Craft beer drinkers rarely need an excuse to seek out the latest and greatest brews. Knowing exactly what they like, however, can present a challenge, especially if you’re not as versed in beer as your favorite aficionado. Below is some holiday gift assistance for the beer drinker in your life.
Drinking beer is all about learning new things. Who brewed it? Where do the ingredients come from? What is the history of the style?
In my journey as the Globe’s beer writer, one book has been immensely helpful in answering these questions. “The Oxford Companion to Beer,” edited by Brooklyn Brewery brewer Garrett Oliver, is my bible, a reference for any question on what’s in my glass. (960 pages, $42.84 on Amazon).
“The Complete Beer Course” by Joshua M. Bernstein was released this year and is a similarly good reference. The book is a journey through various beer styles, with specific examples of good ones currently available. (320 pages, $14.97 on Amazon)
One other book to consider is “BeerTerrain: Field to Glass from the Berkshires to the Maine Coast” by Jonathan Cook. The author interviews locally conscious New Englanders in the industry, from a pioneering artisan malt house in Hadley to a contract brewer telling farmers that he’ll buy all the organic ingredients they can grow. (156 pages, $15.81 on Amazon)
A brewery “subscription”
Breweries call these by different names, but essentially this is a farm share program for beer. Locally, Everett’s Night Shift Brewing and Chelsea’s Mystic Brewery offer a buy-in to a year’s worth of special releases. Just like with your CSA, you pay up front to receive a product in future installments. Unlike your local CSA, the best beers aren’t fresh but rather painstakingly crafted and aged for months or years.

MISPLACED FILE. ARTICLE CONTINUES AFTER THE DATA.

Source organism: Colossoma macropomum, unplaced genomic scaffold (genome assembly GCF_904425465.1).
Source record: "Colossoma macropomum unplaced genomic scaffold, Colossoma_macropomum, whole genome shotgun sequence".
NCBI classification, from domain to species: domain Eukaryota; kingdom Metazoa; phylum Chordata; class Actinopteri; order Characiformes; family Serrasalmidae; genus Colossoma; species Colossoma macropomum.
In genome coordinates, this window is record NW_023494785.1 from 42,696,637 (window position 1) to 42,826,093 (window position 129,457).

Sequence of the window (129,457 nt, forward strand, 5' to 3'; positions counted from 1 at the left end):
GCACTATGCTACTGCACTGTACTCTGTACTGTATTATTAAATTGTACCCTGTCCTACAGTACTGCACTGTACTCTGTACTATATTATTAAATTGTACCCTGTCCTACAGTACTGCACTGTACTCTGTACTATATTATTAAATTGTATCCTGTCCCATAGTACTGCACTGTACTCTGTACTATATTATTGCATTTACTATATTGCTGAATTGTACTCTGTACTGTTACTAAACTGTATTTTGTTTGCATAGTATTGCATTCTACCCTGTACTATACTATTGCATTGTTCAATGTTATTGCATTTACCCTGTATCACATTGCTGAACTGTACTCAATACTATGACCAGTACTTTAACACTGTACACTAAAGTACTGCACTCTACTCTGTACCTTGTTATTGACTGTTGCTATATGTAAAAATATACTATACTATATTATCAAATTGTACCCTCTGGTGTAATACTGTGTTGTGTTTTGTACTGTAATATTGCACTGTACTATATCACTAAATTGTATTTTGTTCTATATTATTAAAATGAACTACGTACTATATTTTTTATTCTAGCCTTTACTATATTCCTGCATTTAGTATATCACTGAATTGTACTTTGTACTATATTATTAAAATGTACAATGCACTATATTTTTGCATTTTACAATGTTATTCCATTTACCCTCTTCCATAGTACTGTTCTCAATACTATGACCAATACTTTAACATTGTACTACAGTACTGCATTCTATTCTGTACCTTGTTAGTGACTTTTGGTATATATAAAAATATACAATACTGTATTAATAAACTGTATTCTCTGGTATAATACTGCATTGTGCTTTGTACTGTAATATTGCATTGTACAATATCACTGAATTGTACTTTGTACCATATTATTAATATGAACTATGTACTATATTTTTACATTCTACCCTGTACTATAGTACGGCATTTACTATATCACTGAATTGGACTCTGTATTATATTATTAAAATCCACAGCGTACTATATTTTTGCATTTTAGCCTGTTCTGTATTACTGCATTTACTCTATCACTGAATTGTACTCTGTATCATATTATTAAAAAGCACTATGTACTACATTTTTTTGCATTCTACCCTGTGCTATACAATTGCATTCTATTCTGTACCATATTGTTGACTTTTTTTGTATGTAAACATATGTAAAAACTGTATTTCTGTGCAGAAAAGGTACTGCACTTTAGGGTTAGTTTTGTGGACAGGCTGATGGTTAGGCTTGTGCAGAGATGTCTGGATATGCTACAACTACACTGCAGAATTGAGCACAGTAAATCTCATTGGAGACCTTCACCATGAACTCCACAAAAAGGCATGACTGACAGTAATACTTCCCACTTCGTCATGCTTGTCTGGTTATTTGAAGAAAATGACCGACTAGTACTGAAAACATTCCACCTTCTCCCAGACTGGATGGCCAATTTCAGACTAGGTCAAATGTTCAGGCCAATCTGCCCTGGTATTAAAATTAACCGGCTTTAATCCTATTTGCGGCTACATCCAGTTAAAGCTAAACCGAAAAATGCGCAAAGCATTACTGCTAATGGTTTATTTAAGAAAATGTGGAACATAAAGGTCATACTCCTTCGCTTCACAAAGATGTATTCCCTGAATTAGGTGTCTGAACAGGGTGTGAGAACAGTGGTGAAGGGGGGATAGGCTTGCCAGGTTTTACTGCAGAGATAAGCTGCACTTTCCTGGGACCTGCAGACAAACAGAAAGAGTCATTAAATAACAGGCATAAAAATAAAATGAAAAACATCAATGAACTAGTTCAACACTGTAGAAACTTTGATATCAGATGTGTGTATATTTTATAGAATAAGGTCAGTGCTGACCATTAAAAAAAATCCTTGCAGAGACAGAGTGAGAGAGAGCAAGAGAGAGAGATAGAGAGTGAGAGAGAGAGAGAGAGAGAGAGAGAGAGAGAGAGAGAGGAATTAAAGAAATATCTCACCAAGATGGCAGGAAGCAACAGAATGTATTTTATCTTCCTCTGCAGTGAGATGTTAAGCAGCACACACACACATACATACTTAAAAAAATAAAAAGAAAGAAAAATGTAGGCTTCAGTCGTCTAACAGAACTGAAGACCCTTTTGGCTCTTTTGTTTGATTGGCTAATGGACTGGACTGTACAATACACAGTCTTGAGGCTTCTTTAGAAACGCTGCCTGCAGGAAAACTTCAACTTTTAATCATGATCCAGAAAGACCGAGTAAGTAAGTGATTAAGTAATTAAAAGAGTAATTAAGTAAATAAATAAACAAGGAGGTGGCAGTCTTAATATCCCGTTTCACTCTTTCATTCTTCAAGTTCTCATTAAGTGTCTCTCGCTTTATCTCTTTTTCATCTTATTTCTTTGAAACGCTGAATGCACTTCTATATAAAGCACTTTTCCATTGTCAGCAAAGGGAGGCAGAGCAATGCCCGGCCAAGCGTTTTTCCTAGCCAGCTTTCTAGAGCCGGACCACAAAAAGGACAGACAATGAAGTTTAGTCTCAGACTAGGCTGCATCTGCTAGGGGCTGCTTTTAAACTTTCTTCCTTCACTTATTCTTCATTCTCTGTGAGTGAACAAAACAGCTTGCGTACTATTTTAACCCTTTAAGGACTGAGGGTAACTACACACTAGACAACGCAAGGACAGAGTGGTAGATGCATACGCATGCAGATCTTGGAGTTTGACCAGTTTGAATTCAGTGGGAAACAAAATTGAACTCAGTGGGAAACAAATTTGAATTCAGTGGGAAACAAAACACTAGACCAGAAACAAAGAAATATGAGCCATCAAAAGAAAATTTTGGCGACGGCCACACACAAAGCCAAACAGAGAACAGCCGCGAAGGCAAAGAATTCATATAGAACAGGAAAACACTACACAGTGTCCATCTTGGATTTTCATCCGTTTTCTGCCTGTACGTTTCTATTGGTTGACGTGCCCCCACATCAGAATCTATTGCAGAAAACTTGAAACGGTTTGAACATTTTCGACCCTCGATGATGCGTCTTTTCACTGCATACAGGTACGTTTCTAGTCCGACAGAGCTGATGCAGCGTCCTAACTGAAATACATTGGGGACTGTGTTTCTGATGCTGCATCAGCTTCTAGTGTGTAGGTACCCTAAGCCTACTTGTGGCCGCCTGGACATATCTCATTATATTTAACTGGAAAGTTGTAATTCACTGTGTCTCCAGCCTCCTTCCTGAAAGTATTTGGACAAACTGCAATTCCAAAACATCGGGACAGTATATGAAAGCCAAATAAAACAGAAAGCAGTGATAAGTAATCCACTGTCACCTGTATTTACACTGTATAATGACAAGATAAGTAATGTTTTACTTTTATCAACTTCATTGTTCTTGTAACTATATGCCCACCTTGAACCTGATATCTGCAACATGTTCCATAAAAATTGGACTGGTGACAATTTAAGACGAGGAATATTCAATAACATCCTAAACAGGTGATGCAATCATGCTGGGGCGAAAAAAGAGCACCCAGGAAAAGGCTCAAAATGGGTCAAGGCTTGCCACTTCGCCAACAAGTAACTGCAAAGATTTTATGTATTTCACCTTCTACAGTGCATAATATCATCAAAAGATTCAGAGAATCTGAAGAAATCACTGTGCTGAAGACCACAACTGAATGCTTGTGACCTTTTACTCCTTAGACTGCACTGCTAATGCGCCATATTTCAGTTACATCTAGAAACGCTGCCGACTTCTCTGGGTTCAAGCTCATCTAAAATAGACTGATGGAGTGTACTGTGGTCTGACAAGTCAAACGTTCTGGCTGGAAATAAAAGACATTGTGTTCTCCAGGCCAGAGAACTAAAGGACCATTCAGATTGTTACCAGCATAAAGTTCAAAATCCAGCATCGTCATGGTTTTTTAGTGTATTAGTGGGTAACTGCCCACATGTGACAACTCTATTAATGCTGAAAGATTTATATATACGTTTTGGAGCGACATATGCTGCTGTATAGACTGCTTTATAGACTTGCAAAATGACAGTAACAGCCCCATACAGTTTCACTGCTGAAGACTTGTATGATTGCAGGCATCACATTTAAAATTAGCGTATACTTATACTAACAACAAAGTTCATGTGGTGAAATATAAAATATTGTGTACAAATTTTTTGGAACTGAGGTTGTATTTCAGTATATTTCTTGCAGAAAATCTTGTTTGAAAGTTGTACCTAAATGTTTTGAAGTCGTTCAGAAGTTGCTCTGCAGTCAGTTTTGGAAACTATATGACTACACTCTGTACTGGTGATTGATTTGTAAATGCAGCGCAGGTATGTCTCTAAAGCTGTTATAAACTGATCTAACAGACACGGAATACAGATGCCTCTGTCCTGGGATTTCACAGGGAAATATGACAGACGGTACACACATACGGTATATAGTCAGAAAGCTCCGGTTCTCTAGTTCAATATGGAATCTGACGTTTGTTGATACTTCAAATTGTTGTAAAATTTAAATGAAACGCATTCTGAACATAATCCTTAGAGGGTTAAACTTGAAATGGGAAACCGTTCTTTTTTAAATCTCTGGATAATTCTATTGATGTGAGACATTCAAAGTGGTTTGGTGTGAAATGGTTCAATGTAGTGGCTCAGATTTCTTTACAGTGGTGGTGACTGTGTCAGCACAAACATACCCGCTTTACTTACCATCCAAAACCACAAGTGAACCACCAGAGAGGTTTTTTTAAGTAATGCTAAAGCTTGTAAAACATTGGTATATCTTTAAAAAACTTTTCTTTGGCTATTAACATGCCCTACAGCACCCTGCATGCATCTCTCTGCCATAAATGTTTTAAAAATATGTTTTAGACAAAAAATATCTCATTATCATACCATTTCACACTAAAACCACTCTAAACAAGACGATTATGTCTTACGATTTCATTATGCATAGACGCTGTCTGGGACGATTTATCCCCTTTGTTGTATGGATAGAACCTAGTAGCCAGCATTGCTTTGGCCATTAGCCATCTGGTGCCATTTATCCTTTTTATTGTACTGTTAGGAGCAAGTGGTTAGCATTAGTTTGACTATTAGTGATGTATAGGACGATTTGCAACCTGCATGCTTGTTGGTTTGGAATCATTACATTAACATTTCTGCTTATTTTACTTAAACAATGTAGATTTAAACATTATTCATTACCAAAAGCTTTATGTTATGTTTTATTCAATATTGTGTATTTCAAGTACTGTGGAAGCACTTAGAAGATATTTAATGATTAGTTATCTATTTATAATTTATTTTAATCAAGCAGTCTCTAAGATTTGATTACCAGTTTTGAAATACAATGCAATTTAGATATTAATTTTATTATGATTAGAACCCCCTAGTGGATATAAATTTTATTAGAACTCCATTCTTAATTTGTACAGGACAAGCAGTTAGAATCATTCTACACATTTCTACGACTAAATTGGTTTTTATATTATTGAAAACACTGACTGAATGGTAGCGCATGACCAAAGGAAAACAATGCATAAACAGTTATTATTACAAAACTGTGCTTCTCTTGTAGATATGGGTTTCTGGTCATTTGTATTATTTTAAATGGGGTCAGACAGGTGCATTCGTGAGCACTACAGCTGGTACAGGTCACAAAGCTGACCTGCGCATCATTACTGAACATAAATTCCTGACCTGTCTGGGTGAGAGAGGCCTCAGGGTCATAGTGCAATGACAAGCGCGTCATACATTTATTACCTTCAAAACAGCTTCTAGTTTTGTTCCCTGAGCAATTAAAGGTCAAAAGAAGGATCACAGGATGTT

“The club is becoming a great way of working directly with our biggest fans to craft the most adventurous things we can dream of,” says Bryan Greenhagen, Mystic Brewery founder.
For $295, Mystic Friends of the Barrel Club members get two bottles each of nine beer releases, plus a discount on growler fills at the brewery and invites to special release parties. Night Shift offers a similar program with three tiers. For $150 you get one bottle of each of 7 releases; two bottles for $250, and four bottles for $450. The brewers admit the prices are high but allow them to create better beer for the most ardent customers.
“It’s really a great way to raise capital upfront and pay the investment back to our supporters,” says Michael Oxton, a Night Shift co-founder.
Make your own beer
Got an e-mail this week from a reader looking to get her son started in homebrewing. Two suggestions:
Hopsters in Newton and Barleycorn’s in Natick are brew-on-premises operations allowing you to make a beer on-site and take it home a couple of weeks later without purchasing any equipment. I wrote about the concept last month in the Sunday Globe. For $150 to $200 a session you can choose from a variety of recipes and get assistance in brewing your own beer.
Alternatively, you can get someone started brewing at home. There are plenty of kits out there, but I recommend taking a visit to a homebrewing store and getting some expert advice. There are Homebrew Emporium (beerbrew.com) stores in Cambridge (2304 Massachussets Ave; 617-498-0400) and Weymouth (58 Randolph Street; 781-340-2739). There, you can pick up all the supplies you need and take home equipment you can use again. Do a search for “Sierra Nevada IPA clone” or whatever your favorite brew and take the recipe with you to pick up ingredients for your first batch.